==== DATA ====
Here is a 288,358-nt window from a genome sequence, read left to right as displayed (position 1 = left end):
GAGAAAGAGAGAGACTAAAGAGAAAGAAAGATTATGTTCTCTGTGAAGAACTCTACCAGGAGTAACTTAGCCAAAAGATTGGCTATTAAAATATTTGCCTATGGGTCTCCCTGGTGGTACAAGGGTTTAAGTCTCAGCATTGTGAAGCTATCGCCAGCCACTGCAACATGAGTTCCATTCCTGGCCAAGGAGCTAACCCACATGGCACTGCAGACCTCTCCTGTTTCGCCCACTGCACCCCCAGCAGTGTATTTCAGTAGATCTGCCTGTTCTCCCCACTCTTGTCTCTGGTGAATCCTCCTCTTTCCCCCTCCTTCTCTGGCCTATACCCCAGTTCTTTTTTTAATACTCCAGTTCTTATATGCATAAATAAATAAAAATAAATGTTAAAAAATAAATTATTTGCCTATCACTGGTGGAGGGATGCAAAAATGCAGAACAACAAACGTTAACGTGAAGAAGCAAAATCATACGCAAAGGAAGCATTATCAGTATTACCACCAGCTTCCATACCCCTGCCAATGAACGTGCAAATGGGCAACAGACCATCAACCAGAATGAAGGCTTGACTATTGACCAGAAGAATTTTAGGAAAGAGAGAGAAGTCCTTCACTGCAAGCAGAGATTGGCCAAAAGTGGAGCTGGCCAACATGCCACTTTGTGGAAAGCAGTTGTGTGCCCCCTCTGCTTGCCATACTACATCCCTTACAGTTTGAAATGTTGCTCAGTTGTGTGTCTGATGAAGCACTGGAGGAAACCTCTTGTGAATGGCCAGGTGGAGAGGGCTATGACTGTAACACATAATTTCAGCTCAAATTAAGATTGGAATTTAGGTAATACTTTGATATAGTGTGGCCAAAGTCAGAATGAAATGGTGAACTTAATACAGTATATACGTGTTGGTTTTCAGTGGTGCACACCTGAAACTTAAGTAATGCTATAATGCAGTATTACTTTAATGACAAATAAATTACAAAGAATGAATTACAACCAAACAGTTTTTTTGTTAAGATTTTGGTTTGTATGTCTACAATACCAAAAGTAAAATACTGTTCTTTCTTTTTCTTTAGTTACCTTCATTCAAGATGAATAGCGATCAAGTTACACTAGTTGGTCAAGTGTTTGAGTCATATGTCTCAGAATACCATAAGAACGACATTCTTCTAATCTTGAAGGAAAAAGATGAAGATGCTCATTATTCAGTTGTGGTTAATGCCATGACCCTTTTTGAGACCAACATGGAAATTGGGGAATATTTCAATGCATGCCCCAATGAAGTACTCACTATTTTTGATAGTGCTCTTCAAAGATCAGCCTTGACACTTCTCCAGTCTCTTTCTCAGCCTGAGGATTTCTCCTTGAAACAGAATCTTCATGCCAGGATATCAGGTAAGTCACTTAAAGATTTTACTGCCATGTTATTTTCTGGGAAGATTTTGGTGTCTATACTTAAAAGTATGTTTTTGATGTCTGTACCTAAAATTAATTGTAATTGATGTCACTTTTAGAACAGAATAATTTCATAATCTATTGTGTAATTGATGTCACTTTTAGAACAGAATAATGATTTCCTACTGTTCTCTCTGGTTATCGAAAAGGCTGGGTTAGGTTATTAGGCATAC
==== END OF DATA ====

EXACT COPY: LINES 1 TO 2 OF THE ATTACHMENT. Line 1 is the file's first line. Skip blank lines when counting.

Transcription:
Here is a 288,358-nt window from a genome sequence, read left to right as displayed (position 1 = left end):
GAGAAAGAGAGAGACTAAAGAGAAAGAAAGATTATGTTCTCTGTGAAGAACTCTACCAGGAGTAACTTAGCCAAAAGATTGGCTATTAAAATATTTGCCTATGGGTCTCCCTGGTGGTACAAGGGTTTAAGTCTCAGCATTGTGAAGCTATCGCCAGCCACTGCAACATGAGTTCCATTCCTGGCCAAGGAGCTAACCCACATGGCACTGCAGACCTCTCCTGTTTCGCCCACTGCACCCCCAGCAGTGTATTTCAGTAGATCTGCCTGTTCTCCCCACTCTTGTCTCTGGTGAATCCTCCTCTTTCCCCCTCCTTCTCTGGCCTATACCCCAGTTCTTTTTTTAATACTCCAGTTCTTATATGCATAAATAAATAAAAATAAATGTTAAAAAATAAATTATTTGCCTATCACTGGTGGAGGGATGCAAAAATGCAGAACAACAAACGTTAACGTGAAGAAGCAAAATCATACGCAAAGGAAGCATTATCAGTATTACCACCAGCTTCCATACCCCTGCCAATGAACGTGCAAATGGGCAACAGACCATCAACCAGAATGAAGGCTTGACTATTGACCAGAAGAATTTTAGGAAAGAGAGAGAAGTCCTTCACTGCAAGCAGAGATTGGCCAAAAGTGGAGCTGGCCAACATGCCACTTTGTGGAAAGCAGTTGTGTGCCCCCTCTGCTTGCCATACTACATCCCTTACAGTTTGAAATGTTGCTCAGTTGTGTGTCTGATGAAGCACTGGAGGAAACCTCTTGTGAATGGCCAGGTGGAGAGGGCTATGACTGTAACACATAATTTCAGCTCAAATTAAGATTGGAATTTAGGTAATACTTTGATATAGTGTGGCCAAAGTCAGAATGAAATGGTGAACTTAATACAGTATATACGTGTTGGTTTTCAGTGGTGCACACCTGAAACTTAAGTAATGCTATAATGCAGTATTACTTTAATGACAAATAAATTACAAAGAATGAATTACAACCAAACAGTTTTTTTGTTAAGATTTTGGTTTGTATGTCTACAATACCAAAAGTAAAATACTGTTCTTTCTTTTTCTTTAGTTACCTTCATTCAAGATGAATAGCGATCAAGTTACACTAGTTGGTCAAGTGTTTGAGTCATATGTCTCAGAATACCATAAGAACGACATTCTTCTAATCTTGAAGGAAAAAGATGAAGATGCTCATTATTCAGTTGTGGTTAATGCCATGACCCTTTTTGAGACCAACATGGAAATTGGGGAATATTTCAATGCATGCCCCAATGAAGTACTCACTATTTTTGATAGTGCTCTTCAAAGATCAGCCTTGACACTTCTCCAGTCTCTTTCTCAGCCTGAGGATTTCTCCTTGAAACAGAATCTTCATGCCAGGATATCAGGTAAGTCACTTAAAGATTTTACTGCCATGTTATTTTCTGGGAAGATTTTGGTGTCTATACTTAAAAGTATGTTTTTGATGTCTGTACCTAAAATTAATTGTAATTGATGTCACTTTTAGAACAGAATAATTTCATAATCTATTGTGTAATTGATGTCACTTTTAGAACAGAATAATGATTTCCTACTGTTCTCTCTGGTTATCGAAAAGGCTGGGTTAGGTTATTAGGCATAC